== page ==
HISTORY AND CULTURE


Camp Grant Massacre - April 30, 1871



In February of 1871, five starving Aravaipa Apache women came to Camp Grant to ask for sanctuary. The Camp was located at the convergence of the San Pedro River and Aravaipa Creek, the home of the Apache women before the tribe had been driven away. Lt. Royal Whitman was the officer in charge of the Camp Grant Post. The Lieutenant received the women and after meeting with them decided that the Aravaipa Apaches could settle at the Camp. Technically the Apaches would be "prisoners of war" under the jurisdiction of Camp Grant. By allowing them to settle at the camp, Lt. Whitman became responsible for their protection and food.

Hearing of the situation at Fort Grant, over 500 Aravaipas soon arrived, led by their chief Eskiminzin. Eskiminzin requested that the Apaches be allowed to grow crops along the creek to feed their people. Permission was granted and Whitman also arranged that the Indians could earn money by working as farmhands for local ranchers. The Apaches hoped to live peaceably on their home territory beside the creek that had provided their water. Living peaceably near white settlers was always problematic and this time was to be no different.

In March of 1871 American Indians attacked a baggage train and two men were murdered and 16 mules stolen. Later that same month a Tubac rancher was killed and a Mexican woman from the south of Tucson was kidnapped. After the second, outraged angry Tucson residents sent a delegation to General George Stoneman. Stoneman was responsible for all military policies in the Arizona Territory and had stationed his troops, the 3rd Calvary northeast of Tucson, leaving the civilians of Tucson without military protection. Stoneman viewed the request from the Tucson residents as criticism and did nothing.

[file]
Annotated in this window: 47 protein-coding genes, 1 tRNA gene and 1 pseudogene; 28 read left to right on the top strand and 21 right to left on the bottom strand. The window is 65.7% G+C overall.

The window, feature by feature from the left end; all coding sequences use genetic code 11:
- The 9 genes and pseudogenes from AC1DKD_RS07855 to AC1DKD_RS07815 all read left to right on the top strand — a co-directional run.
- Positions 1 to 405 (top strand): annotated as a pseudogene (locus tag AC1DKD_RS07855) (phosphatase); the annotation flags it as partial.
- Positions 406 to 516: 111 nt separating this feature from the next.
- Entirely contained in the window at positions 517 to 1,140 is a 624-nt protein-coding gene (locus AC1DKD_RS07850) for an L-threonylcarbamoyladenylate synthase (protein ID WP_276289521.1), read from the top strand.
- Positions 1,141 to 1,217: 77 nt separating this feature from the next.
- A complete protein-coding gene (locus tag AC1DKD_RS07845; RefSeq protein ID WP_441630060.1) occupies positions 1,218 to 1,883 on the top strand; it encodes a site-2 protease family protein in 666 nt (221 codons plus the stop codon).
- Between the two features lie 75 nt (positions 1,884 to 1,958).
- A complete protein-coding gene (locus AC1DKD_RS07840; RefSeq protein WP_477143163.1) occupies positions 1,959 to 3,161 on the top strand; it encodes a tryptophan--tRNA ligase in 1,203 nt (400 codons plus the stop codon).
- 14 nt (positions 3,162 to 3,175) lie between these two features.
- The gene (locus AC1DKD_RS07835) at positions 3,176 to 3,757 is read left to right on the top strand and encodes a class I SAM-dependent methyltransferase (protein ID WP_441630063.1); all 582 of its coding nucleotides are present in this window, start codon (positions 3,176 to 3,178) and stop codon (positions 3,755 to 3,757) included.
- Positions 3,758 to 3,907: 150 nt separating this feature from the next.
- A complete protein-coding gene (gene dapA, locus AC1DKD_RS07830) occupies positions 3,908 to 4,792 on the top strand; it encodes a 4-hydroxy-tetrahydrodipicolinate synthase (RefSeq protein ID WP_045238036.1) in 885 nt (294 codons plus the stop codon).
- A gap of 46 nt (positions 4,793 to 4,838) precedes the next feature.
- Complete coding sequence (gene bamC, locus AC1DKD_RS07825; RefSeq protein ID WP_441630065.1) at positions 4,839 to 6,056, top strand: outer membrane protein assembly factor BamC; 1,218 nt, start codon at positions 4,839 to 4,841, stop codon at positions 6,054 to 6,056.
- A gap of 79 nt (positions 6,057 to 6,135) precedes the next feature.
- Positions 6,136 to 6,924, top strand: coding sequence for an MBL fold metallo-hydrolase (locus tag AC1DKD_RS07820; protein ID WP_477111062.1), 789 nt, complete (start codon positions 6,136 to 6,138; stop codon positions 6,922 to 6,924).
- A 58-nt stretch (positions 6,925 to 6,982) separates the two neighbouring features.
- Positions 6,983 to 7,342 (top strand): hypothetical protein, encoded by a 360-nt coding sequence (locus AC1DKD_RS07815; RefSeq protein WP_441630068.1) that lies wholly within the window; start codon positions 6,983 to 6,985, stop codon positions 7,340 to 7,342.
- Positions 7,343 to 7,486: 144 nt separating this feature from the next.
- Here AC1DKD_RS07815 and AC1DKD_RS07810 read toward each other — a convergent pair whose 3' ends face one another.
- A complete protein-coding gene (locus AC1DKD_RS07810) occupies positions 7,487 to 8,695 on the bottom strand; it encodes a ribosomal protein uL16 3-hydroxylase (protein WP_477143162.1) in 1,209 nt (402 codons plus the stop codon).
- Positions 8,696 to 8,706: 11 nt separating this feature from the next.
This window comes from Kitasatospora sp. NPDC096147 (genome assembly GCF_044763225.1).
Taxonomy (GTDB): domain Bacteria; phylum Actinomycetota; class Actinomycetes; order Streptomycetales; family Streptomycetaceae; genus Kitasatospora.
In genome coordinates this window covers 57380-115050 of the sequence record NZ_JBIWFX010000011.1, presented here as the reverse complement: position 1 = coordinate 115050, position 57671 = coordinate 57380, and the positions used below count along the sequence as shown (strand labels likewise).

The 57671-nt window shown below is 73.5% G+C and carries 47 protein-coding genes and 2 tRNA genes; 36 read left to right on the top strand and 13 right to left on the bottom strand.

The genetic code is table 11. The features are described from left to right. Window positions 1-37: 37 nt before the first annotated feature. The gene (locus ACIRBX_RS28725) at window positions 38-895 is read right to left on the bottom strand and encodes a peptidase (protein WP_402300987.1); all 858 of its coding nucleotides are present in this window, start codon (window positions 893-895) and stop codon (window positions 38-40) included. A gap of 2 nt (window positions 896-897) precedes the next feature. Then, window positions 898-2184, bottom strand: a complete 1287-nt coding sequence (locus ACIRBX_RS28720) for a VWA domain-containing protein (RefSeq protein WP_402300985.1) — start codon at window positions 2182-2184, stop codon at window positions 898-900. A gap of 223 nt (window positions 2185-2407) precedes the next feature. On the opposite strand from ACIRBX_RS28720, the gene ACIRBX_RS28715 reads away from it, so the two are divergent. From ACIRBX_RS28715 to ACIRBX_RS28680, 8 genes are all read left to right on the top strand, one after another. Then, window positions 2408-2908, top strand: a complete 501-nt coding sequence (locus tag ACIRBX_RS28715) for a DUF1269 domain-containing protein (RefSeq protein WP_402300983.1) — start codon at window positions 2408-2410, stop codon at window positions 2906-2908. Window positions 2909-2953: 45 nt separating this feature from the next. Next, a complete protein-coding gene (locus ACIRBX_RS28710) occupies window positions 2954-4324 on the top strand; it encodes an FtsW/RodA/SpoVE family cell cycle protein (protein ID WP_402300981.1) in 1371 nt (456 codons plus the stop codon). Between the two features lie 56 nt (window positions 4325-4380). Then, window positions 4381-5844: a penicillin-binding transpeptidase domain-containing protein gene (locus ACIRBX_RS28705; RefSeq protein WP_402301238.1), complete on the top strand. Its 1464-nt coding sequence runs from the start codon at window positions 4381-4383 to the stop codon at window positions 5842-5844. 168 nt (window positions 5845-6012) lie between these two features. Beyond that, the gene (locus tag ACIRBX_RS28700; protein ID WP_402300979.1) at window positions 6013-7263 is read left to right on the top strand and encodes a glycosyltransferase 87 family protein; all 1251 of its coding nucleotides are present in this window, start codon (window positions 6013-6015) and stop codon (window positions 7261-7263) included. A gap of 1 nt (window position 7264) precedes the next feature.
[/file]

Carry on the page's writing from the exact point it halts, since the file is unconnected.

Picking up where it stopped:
In early April Indians again raided a farm, stealing 19 head of cattle. Papagos Indians, who hated the Apaches brought word of the raid to Tucson and a posse was organized. After a 50-mile chase, one old Indian was found and killed. The Indian was identified as an Arivaipa Apache from Camp Grant. Three settlers were killed during the chase and three days later a farmer was murdered 30 miles from Ft. Grant.

On April 28th Americans and Mexicans began to leave Tucson a few at a time to avoid suspicion. The Americans included William S. Oury, the organizer of the raid. An easily angered Virginian, Oury had fought in the Texas war for independence, serving at the Alamo and in the Mexican War. Jesus Elias, a skillful tracker, was the leader of the Mexicans. Apaches had recently attacked the Elias homestead, killing two of Elias’ brothers. The 48 Mexicans and 6 Americans were joined by 94 San Xavier Papagos, led by their chief Francisco who hated Apaches and welcomed the chance for revenge. The raiders headed for Camp Grant, where they were sure the problem existed.

After traveling for two days under the cover of darkness, the raiders arrived at Camp Grant. Hiram Stevens, a friend of Oury's stood guard at the intersection of the road to Camp Grant to prevent any early warning and detection, while the raiders gathered outside the camp where the Apaches slept. In a short 30 minutes, the Papagos with clubs and lances and the Mexicans and Americans with rifles and six shooters massacred 8 men and 110 women and children. Additionally, the vigilantes kidnapped 28 Apache babies to be sold into slavery.

By the time that Lt. Whitman received word that armed citizens intended to raid the Apaches at Camp Grant, it was too late, the Indians had been slaughtered. Post surgeon Conant B. Briesly arrived at the camp with 12 men to find only one woman alive.

In December of 1871, 104 posse members were indicted and brought to trial. President Grant demanded the trial, threatening to put the territory under martial law if the governor failed to act. After 5 days of trial and only 19 minutes of deliberation, all 104 members were found not guilty. In the 1880s on the western frontier, no one was going to be found guilty of murdering Apaches.

It would be more than 125 years before a marker was even placed at the site of this massacre of the Arivaipa Apaches.
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